Offboarding needs to be standardized because there are certain resignation practices that need to be followed every single time. Offboarding checklists can help managers keep track of every step of the offboarding process during the period of transition.
Include the following categories in your checklist:
- Basic team member details: Including name, email, role, and termination date
- Task: To identify what needs to be completed
- Status: To indicate whether or not you’ve completed the task
- Completion date: To identify when the task was completed
- Comments: To add any additional information about the task
Tasks can include everything from deactivating an employee’s internal social media account to work handover and knowledge transfer. Use this sample spreadsheet to build your own offboarding checklist.
2. Identify Offboarding Roles and Responsibilities
While HR should own the offboarding process, not every task can or should be completed by the HR team. It’s up to HR to assign offboarding tasks as needed. By separating the necessary steps according to the person or department that oversees that task, human resources can keep everyone on the same page during the process.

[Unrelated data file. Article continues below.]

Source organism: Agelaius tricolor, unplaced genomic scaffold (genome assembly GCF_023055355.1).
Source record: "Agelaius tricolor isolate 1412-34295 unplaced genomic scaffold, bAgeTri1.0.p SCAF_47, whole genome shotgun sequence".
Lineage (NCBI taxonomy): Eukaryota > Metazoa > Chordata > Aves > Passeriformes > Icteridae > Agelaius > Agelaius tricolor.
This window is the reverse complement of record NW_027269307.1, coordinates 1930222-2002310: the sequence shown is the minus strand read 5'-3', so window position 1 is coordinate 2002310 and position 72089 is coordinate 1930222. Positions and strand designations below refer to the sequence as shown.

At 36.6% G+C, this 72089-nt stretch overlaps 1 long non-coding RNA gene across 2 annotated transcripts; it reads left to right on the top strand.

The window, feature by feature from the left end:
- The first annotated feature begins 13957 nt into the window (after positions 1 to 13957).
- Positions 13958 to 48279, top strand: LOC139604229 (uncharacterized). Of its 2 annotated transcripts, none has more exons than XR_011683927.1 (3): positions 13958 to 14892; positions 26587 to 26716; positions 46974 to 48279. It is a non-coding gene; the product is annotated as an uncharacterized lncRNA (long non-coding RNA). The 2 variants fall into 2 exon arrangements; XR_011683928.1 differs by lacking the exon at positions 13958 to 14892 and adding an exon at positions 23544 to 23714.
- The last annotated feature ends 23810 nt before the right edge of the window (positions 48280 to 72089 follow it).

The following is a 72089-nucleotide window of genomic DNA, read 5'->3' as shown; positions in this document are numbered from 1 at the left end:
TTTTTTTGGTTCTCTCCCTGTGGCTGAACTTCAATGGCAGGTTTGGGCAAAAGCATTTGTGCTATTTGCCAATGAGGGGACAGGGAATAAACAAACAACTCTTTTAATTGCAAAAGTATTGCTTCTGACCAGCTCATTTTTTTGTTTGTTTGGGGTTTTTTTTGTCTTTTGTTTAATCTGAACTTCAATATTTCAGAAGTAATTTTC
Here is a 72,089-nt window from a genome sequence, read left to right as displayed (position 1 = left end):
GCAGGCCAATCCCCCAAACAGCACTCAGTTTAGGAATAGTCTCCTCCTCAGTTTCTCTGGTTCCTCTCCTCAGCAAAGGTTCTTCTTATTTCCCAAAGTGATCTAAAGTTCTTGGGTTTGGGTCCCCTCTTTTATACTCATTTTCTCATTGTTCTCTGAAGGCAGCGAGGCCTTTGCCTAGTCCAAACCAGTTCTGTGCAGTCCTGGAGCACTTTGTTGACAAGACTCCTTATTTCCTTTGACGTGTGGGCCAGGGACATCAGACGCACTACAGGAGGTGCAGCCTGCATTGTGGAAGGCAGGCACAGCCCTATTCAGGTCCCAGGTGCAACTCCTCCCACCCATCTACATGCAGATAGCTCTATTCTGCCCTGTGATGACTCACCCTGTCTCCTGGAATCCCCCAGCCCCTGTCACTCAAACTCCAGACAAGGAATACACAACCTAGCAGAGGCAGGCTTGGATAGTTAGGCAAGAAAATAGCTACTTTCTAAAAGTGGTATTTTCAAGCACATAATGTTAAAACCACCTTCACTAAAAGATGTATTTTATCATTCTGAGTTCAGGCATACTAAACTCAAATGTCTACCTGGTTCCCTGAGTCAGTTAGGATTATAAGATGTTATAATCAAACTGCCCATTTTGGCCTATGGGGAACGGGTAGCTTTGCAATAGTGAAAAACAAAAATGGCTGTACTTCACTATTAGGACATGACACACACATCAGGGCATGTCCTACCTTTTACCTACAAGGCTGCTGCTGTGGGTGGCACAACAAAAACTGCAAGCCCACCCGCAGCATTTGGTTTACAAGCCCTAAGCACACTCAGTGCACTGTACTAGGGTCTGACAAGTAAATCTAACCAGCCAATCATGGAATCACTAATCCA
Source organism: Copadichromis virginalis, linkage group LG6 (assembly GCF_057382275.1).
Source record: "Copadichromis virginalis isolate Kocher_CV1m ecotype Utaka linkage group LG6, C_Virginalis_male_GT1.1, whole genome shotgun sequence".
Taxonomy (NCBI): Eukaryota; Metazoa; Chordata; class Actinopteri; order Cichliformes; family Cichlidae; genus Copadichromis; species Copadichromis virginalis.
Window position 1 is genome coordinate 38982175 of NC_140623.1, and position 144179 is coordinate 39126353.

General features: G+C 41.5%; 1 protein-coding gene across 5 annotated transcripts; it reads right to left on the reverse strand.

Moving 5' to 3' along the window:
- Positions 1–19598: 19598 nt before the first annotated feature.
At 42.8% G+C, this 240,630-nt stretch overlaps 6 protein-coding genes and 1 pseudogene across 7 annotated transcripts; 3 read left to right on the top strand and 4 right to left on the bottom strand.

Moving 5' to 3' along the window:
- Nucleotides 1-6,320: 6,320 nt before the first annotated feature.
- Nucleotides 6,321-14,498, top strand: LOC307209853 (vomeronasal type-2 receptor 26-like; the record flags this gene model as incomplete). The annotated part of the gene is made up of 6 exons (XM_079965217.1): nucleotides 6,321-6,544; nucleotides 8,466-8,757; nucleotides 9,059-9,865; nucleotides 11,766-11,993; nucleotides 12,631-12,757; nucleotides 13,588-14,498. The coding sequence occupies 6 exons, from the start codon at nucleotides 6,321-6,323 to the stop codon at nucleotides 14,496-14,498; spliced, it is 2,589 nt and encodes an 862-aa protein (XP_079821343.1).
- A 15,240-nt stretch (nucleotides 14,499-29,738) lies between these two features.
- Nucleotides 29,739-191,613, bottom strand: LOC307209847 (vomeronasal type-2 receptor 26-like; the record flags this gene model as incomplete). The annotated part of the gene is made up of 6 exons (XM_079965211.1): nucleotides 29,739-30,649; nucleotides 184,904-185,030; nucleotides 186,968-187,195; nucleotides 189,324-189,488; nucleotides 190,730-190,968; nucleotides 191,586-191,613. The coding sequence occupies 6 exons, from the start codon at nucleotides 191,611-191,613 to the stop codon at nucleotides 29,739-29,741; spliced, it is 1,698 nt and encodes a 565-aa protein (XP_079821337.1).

For example, think about the following tasks:
- Tech Access: Managers may not have access to an employee’s computer login or other logins, so these tasks would likely fall under whoever manages your technology. HR should make sure someone at the organization owns tech access restrictions. This will help avoid employees retaining access to confidential info after they’ve departed.
- Final Checks/Payroll: Similarly, managers probably aren’t responsible for managing payroll and final checks, including deleting the employee after their final paycheck. But, the managers of departing employees will need to follow up with the appropriate departments to ensure that all applicable items in the checklist are completed.